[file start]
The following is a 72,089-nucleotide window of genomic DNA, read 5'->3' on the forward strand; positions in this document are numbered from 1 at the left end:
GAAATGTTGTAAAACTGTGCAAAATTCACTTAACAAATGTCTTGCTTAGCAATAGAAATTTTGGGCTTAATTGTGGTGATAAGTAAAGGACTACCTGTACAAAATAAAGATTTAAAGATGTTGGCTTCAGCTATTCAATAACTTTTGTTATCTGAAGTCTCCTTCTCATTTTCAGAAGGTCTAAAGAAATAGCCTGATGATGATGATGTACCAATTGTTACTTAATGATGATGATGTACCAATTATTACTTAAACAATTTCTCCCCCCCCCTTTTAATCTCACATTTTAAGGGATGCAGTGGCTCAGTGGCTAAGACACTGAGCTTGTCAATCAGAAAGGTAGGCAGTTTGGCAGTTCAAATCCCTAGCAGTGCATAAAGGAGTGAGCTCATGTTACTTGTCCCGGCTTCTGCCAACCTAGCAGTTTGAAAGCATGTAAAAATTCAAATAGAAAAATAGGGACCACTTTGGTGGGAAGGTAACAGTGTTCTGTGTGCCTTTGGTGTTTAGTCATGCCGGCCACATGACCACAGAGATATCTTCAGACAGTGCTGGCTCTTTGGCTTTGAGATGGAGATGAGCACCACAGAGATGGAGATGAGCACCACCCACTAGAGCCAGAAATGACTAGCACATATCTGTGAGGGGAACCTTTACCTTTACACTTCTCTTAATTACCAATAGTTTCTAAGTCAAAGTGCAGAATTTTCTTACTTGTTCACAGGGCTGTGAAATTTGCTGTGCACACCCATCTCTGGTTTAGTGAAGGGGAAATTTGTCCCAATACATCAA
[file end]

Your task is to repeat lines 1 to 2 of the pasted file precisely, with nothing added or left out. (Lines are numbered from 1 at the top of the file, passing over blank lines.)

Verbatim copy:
The following is a 72,089-nucleotide window of genomic DNA, read 5'->3' on the forward strand; positions in this document are numbered from 1 at the left end:
GAAATGTTGTAAAACTGTGCAAAATTCACTTAACAAATGTCTTGCTTAGCAATAGAAATTTTGGGCTTAATTGTGGTGATAAGTAAAGGACTACCTGTACAAAATAAAGATTTAAAGATGTTGGCTTCAGCTATTCAATAACTTTTGTTATCTGAAGTCTCCTTCTCATTTTCAGAAGGTCTAAAGAAATAGCCTGATGATGATGATGTACCAATTGTTACTTAATGATGATGATGTACCAATTATTACTTAAACAATTTCTCCCCCCCCCTTTTAATCTCACATTTTAAGGGATGCAGTGGCTCAGTGGCTAAGACACTGAGCTTGTCAATCAGAAAGGTAGGCAGTTTGGCAGTTCAAATCCCTAGCAGTGCATAAAGGAGTGAGCTCATGTTACTTGTCCCGGCTTCTGCCAACCTAGCAGTTTGAAAGCATGTAAAAATTCAAATAGAAAAATAGGGACCACTTTGGTGGGAAGGTAACAGTGTTCTGTGTGCCTTTGGTGTTTAGTCATGCCGGCCACATGACCACAGAGATATCTTCAGACAGTGCTGGCTCTTTGGCTTTGAGATGGAGATGAGCACCACAGAGATGGAGATGAGCACCACCCACTAGAGCCAGAAATGACTAGCACATATCTGTGAGGGGAACCTTTACCTTTACACTTCTCTTAATTACCAATAGTTTCTAAGTCAAAGTGCAGAATTTTCTTACTTGTTCACAGGGCTGTGAAATTTGCTGTGCACACCCATCTCTGGTTTAGTGAAGGGGAAATTTGTCCCAATACATCAA